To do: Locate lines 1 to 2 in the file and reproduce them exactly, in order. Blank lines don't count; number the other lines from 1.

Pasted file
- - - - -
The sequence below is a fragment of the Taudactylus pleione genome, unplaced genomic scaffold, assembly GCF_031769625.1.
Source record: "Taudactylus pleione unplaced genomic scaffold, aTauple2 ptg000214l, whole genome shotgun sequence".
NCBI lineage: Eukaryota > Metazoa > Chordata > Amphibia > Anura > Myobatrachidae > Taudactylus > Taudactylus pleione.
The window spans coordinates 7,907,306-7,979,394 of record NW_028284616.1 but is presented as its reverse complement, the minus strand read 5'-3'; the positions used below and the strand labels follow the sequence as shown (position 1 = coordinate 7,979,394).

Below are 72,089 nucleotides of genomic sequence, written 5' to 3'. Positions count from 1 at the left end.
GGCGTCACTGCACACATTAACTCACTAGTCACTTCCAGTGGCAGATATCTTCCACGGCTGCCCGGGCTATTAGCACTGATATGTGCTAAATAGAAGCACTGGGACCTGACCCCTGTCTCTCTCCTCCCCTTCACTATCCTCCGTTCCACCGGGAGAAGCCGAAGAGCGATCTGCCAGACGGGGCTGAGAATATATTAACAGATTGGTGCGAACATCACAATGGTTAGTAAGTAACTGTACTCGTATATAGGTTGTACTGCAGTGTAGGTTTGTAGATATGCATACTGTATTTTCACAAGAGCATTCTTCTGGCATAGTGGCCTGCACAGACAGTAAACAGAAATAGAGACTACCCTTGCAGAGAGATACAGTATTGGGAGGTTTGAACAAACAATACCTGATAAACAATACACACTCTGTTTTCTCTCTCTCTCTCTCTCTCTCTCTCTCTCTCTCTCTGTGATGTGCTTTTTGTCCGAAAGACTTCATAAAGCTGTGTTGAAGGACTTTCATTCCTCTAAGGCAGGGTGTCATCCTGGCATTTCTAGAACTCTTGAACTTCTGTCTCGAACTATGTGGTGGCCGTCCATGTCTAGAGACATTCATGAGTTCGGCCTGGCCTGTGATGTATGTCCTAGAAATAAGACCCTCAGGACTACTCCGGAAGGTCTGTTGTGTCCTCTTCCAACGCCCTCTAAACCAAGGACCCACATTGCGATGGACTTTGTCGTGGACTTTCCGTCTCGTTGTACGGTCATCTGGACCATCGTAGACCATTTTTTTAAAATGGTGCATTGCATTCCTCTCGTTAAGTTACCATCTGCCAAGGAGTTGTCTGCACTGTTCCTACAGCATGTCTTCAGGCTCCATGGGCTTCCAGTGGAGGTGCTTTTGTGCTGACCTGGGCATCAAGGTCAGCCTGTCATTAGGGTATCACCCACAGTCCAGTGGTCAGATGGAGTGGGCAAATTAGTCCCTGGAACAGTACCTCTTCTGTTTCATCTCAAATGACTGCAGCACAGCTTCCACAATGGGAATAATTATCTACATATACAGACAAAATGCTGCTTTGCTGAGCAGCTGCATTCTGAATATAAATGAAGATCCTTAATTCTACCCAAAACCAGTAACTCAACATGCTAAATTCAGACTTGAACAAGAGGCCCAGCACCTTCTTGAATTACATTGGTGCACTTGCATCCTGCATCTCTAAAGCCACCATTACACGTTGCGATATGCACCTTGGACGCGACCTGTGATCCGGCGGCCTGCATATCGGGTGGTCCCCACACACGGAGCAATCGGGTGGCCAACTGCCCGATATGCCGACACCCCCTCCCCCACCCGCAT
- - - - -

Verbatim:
The sequence below is a fragment of the Taudactylus pleione genome, unplaced genomic scaffold, assembly GCF_031769625.1.
Source record: "Taudactylus pleione unplaced genomic scaffold, aTauple2 ptg000214l, whole genome shotgun sequence".